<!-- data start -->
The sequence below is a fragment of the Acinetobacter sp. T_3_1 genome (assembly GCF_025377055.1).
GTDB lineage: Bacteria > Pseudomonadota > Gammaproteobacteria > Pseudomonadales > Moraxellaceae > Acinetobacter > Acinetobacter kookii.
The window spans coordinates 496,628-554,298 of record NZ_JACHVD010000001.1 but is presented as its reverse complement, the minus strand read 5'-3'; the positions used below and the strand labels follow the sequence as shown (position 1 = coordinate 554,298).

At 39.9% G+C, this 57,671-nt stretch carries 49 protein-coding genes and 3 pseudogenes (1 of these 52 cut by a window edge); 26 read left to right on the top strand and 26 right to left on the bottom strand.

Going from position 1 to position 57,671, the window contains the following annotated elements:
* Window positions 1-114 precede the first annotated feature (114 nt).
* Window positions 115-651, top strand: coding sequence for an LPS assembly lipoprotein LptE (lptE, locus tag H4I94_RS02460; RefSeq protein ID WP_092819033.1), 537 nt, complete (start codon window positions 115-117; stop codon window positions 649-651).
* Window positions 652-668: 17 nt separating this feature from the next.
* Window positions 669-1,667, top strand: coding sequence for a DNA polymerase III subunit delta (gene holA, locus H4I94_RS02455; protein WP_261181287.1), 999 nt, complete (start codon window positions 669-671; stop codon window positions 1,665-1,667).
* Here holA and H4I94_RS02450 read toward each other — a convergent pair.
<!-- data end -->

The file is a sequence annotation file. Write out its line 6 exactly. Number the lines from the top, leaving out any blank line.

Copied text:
* Window positions 1-114 precede the first annotated feature (114 nt).